I am using the report class to write a thesis. Sometimes, more than one consecutive sentences refer to the same source, so instead of writing Booh \cite{source}. Baah \cite{source}. I write Booh. Baah. \cite{source}. But then, the citation reference is trailed by an enlarged space (indicating the end of a sentence) and followed by a normal one.

This way, the reader associates the citation reference to the following sentence, not the one it is standing behind.

I can suppress the enlarged space with \<space>. But how do I get the enlarged space after the citation?

Minimal example:


Hello, I am a sentence \cite{testcitation}. I am 
a sentence as well. \cite{testcitation} And me too!


Test output.

  • Have you tried inserting \phantom{.} after the second cite instruction?
    – Mico
    Commented Sep 11, 2015 at 10:19
  • Didn't know that command yet, thank you. :-) Unfortunately, this produces a too large space as it puts in an invisible dot as well.
    – hepfi
    Commented Sep 11, 2015 at 10:39
  • 1
    +1 for a question particularly well asked by a relatively new visitor. Commented Sep 11, 2015 at 12:15

1 Answer 1


I'm under the impression that your readers won't understand what the citation after the period refers to. This said, here's how you can do:




\xspaceskip=20pt % just to show the extended spaces more clearly

Hello, I am a sentence \cite{testcitation}. I am 
a sentence as well. \cite{testcitation} And me too!


The setting to \xspaceskip is just to mark more clearly the end-of-sentence spaces.

enter image description here

  • Wow, this is just awesome, and I do not understand a single word between ...letter and ...other! ;) Unfortunately, this only works as long as I do not use biblatex -- as soon as I add the line \usepackage[backend=bibtex, urldate=comp, style=numeric-comp, sorting=nyt]{biblatex}, it stops working. So biblatex plays around with the cite command, right? :-(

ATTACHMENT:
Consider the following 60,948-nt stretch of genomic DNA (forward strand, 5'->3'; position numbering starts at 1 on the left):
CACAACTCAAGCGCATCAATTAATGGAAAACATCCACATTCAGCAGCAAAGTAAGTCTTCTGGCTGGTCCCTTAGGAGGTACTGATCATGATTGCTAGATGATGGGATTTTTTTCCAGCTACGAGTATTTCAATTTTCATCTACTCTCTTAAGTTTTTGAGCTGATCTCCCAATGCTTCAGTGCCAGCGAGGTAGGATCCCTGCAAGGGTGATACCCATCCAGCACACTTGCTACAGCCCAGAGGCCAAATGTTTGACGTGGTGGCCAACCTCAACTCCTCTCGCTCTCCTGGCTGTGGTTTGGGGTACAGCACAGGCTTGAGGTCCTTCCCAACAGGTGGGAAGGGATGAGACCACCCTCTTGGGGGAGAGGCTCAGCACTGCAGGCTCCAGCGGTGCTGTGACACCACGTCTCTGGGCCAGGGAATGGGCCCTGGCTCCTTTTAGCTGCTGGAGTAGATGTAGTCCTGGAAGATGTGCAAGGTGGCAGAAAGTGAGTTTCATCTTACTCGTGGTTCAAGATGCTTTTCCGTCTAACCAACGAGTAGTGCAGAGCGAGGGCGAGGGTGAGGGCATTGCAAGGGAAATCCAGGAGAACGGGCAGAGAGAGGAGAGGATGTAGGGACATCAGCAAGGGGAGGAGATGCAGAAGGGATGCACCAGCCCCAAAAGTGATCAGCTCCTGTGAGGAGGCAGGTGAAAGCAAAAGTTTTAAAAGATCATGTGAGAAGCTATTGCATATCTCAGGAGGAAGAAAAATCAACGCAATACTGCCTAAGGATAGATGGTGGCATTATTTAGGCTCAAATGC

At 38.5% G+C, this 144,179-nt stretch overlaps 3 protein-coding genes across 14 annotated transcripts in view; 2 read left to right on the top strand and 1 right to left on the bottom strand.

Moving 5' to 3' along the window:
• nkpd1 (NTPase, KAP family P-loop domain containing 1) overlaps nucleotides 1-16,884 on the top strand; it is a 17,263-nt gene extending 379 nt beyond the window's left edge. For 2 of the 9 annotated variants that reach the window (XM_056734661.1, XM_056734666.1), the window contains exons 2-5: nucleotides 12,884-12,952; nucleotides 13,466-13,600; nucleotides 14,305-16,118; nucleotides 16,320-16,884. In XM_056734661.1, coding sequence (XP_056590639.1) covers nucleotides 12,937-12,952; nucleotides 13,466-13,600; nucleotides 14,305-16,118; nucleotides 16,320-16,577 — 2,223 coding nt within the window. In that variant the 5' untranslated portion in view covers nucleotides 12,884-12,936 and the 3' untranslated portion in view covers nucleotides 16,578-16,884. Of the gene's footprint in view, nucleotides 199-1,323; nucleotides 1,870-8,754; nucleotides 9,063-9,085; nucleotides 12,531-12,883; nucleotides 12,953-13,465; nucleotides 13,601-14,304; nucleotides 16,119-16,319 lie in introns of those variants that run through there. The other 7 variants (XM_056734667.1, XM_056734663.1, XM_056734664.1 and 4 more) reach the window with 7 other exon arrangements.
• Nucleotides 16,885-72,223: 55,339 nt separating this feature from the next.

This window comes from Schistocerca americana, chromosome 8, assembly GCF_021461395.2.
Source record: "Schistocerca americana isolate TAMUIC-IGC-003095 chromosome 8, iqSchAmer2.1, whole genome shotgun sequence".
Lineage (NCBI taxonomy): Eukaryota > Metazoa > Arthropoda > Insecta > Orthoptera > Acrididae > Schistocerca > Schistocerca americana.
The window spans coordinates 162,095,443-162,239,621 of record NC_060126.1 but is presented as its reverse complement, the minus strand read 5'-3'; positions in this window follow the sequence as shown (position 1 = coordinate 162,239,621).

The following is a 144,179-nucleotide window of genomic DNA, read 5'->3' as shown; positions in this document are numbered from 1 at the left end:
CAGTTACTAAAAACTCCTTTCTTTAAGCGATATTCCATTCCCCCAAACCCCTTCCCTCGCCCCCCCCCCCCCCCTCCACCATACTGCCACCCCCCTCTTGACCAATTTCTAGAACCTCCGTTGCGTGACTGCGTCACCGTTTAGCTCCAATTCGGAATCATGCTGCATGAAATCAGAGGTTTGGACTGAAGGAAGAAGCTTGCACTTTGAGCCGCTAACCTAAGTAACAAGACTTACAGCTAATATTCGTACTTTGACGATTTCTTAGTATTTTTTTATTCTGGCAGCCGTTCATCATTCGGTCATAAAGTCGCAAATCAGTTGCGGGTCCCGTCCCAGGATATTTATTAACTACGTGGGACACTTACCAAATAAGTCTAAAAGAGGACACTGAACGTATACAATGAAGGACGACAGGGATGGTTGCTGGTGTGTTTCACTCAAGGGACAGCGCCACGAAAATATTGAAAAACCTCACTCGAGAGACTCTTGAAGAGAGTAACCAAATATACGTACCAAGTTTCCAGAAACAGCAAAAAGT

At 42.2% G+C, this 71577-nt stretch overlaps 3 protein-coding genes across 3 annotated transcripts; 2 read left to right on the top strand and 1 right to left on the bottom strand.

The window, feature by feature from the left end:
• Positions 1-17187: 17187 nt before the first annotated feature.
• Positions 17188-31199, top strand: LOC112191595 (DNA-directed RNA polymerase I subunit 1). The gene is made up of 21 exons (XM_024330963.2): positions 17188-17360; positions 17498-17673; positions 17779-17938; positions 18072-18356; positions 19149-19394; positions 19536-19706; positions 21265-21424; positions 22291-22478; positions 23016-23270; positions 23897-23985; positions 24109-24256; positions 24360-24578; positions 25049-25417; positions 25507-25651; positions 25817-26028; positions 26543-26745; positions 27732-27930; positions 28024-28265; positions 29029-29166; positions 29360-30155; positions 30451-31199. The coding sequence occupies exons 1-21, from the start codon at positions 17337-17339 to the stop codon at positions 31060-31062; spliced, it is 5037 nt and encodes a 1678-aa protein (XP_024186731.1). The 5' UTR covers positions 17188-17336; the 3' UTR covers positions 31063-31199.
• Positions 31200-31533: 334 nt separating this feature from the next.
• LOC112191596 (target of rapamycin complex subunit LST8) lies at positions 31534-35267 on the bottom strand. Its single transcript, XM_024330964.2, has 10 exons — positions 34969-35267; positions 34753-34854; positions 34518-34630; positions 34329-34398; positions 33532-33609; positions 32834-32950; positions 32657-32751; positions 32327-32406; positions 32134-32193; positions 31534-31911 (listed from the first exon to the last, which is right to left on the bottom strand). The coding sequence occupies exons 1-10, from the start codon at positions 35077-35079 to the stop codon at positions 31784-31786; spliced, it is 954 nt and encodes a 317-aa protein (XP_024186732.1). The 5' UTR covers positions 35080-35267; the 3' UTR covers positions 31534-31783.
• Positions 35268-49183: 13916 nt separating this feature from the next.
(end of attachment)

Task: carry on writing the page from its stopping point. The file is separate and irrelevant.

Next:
– hepfi
    Commented Sep 11, 2015 at 11:25
  • @hepfi That was fundamental information: with biblatex different workarounds are needed, because it does change \cite.
    – egreg
    Commented Sep 11, 2015 at 11:39
  • I am very sorry about this, I forgot to mention it when stripping down the example to be as minimal as possible. :-( Would it be easier if I just built myself a wrapper command around \cite?
    – hepfi
    Commented Sep 11, 2015 at 11:51
  • @hepfi Sorry, but you should make a complete new question, stating precisely what bibliographic package you use and also what citation commands you're going to use and that should be affected by the behavior.
    – egreg
    Commented Sep 11, 2015 at 12:08
  • Okay, then I will do that and since your code works just remove anything biblatex-related from THIS question and accept your answer.
    – hepfi
    Commented Sep 11, 2015 at 12:11

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